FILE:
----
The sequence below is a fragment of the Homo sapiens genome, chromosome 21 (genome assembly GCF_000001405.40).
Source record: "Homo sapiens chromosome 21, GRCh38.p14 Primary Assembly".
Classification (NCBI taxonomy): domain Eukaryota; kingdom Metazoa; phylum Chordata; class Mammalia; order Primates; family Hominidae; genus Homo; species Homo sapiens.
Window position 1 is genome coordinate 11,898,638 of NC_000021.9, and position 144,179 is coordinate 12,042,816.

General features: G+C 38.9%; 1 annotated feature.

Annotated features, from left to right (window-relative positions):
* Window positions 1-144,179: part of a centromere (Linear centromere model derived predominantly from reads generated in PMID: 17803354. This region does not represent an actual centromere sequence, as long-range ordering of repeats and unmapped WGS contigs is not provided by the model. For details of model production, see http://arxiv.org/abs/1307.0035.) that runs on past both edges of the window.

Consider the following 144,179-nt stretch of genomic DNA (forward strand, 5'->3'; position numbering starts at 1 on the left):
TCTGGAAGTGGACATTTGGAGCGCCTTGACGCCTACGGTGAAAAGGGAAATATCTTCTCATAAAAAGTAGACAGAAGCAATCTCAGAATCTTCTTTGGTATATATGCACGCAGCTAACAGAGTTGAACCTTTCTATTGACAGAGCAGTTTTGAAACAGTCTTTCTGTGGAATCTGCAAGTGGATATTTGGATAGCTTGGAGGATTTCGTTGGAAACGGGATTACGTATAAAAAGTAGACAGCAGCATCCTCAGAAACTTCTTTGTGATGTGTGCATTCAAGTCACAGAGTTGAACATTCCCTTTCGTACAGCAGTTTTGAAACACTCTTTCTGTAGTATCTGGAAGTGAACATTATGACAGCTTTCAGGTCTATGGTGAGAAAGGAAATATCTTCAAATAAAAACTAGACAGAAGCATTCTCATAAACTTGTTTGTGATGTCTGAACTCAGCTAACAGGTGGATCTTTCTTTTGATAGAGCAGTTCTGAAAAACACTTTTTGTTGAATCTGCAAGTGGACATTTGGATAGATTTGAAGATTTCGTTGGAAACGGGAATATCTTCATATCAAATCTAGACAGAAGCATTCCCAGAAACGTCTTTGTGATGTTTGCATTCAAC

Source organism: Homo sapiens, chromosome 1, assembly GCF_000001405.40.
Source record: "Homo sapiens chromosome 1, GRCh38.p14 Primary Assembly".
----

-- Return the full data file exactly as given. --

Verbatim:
The sequence below is a fragment of the Homo sapiens genome, chromosome 21 (genome assembly GCF_000001405.40).
Source record: "Homo sapiens chromosome 21, GRCh38.p14 Primary Assembly".
Classification (NCBI taxonomy): domain Eukaryota; kingdom Metazoa; phylum Chordata; class Mammalia; order Primates; family Hominidae; genus Homo; species Homo sapiens.
Window position 1 is genome coordinate 11,898,638 of NC_000021.9, and position 144,179 is coordinate 12,042,816.

General features: G+C 38.9%; 1 annotated feature.

Annotated features, from left to right (window-relative positions):
* Window positions 1-144,179: part of a centromere (Linear centromere model derived predominantly from reads generated in PMID: 17803354. This region does not represent an actual centromere sequence, as long-range ordering of repeats and unmapped WGS contigs is not provided by the model. For details of model production, see http://arxiv.org/abs/1307.0035.) that runs on past both edges of the window.

Consider the following 144,179-nt stretch of genomic DNA (forward strand, 5'->3'; position numbering starts at 1 on the left):
TCTGGAAGTGGACATTTGGAGCGCCTTGACGCCTACGGTGAAAAGGGAAATATCTTCTCATAAAAAGTAGACAGAAGCAATCTCAGAATCTTCTTTGGTATATATGCACGCAGCTAACAGAGTTGAACCTTTCTATTGACAGAGCAGTTTTGAAACAGTCTTTCTGTGGAATCTGCAAGTGGATATTTGGATAGCTTGGAGGATTTCGTTGGAAACGGGATTACGTATAAAAAGTAGACAGCAGCATCCTCAGAAACTTCTTTGTGATGTGTGCATTCAAGTCACAGAGTTGAACATTCCCTTTCGTACAGCAGTTTTGAAACACTCTTTCTGTAGTATCTGGAAGTGAACATTATGACAGCTTTCAGGTCTATGGTGAGAAAGGAAATATCTTCAAATAAAAACTAGACAGAAGCATTCTCATAAACTTGTTTGTGATGTCTGAACTCAGCTAACAGGTGGATCTTTCTTTTGATAGAGCAGTTCTGAAAAACACTTTTTGTTGAATCTGCAAGTGGACATTTGGATAGATTTGAAGATTTCGTTGGAAACGGGAATATCTTCATATCAAATCTAGACAGAAGCATTCCCAGAAACGTCTTTGTGATGTTTGCATTCAAC

Source organism: Homo sapiens, chromosome 1, assembly GCF_000001405.40.
Source record: "Homo sapiens chromosome 1, GRCh38.p14 Primary Assembly".